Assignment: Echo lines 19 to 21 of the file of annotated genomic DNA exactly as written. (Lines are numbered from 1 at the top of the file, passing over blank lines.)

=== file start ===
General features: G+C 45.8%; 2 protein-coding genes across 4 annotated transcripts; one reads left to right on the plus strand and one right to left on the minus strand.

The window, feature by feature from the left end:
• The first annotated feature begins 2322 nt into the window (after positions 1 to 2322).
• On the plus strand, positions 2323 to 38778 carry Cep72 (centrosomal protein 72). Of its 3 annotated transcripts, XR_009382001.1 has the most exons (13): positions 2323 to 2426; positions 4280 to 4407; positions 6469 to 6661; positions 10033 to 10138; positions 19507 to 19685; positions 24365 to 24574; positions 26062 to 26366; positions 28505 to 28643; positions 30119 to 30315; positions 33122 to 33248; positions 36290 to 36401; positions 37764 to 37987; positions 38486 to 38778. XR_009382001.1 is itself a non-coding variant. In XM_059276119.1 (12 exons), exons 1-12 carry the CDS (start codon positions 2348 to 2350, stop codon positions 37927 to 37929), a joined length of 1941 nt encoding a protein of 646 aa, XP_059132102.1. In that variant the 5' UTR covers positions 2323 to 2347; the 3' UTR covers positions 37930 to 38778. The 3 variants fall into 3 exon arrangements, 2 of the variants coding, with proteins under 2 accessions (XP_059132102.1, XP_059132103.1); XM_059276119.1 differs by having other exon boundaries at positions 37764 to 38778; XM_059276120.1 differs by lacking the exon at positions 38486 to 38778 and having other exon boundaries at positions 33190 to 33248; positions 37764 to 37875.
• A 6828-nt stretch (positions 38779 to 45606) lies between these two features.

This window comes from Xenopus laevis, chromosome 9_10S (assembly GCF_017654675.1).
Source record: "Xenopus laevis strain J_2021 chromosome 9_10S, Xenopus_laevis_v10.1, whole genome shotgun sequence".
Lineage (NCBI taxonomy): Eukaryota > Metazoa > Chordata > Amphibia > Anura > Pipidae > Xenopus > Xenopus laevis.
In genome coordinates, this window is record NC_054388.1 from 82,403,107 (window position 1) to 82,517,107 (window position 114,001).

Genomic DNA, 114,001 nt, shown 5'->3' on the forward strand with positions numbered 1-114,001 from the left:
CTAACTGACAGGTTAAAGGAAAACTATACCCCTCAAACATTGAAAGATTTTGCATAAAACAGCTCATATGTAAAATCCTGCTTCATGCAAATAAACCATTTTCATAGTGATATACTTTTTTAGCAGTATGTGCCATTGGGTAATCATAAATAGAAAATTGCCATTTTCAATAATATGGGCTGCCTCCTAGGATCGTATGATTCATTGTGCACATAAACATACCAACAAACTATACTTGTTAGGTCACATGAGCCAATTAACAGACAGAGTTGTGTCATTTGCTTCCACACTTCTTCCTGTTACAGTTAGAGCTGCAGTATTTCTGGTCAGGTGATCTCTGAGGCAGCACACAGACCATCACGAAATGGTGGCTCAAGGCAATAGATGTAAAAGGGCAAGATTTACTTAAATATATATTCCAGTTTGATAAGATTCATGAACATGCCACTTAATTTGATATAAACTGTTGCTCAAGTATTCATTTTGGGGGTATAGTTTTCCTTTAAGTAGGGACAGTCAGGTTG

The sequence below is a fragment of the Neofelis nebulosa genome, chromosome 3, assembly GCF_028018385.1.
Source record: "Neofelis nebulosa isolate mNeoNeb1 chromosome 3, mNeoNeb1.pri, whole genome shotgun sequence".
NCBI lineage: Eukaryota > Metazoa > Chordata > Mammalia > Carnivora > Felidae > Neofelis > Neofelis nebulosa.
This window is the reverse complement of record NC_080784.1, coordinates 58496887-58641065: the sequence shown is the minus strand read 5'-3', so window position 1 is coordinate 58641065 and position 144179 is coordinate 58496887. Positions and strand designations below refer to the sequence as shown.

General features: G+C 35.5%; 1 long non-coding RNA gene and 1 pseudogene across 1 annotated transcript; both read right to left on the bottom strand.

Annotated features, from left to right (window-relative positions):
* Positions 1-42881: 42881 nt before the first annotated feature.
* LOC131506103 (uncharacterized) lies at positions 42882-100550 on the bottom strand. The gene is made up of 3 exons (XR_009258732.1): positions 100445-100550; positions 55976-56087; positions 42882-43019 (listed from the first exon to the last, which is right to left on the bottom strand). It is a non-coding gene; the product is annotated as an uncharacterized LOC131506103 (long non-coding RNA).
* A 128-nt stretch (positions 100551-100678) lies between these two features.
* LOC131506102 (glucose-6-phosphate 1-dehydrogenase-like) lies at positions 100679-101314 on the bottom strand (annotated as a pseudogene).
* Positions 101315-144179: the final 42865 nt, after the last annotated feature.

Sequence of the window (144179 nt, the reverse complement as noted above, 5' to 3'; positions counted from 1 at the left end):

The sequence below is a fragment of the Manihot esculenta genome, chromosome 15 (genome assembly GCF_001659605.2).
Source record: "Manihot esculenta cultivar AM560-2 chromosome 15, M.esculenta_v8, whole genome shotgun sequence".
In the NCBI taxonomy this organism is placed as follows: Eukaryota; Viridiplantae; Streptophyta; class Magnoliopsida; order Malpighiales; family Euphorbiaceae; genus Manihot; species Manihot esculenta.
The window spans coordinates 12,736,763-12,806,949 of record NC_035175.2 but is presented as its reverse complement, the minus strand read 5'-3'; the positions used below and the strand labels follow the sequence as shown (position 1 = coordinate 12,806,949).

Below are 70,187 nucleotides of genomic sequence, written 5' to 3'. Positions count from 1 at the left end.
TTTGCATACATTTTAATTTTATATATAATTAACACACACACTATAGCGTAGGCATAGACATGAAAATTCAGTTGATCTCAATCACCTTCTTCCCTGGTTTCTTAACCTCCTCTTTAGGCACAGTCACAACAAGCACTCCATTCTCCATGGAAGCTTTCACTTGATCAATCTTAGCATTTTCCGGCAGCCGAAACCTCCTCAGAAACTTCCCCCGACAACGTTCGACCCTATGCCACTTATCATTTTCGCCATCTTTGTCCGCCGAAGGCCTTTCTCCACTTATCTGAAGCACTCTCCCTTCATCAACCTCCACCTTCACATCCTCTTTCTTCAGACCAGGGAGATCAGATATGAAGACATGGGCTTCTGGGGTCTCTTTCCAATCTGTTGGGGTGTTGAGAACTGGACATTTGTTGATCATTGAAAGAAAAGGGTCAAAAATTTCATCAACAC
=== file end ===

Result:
* LOC131506103 (uncharacterized) lies at positions 42882-100550 on the bottom strand. The gene is made up of 3 exons (XR_009258732.1): positions 100445-100550; positions 55976-56087; positions 42882-43019 (listed from the first exon to the last, which is right to left on the bottom strand). It is a non-coding gene; the product is annotated as an uncharacterized LOC131506103 (long non-coding RNA).
* A 128-nt stretch (positions 100551-100678) lies between these two features.
* LOC131506102 (glucose-6-phosphate 1-dehydrogenase-like) lies at positions 100679-101314 on the bottom strand (annotated as a pseudogene).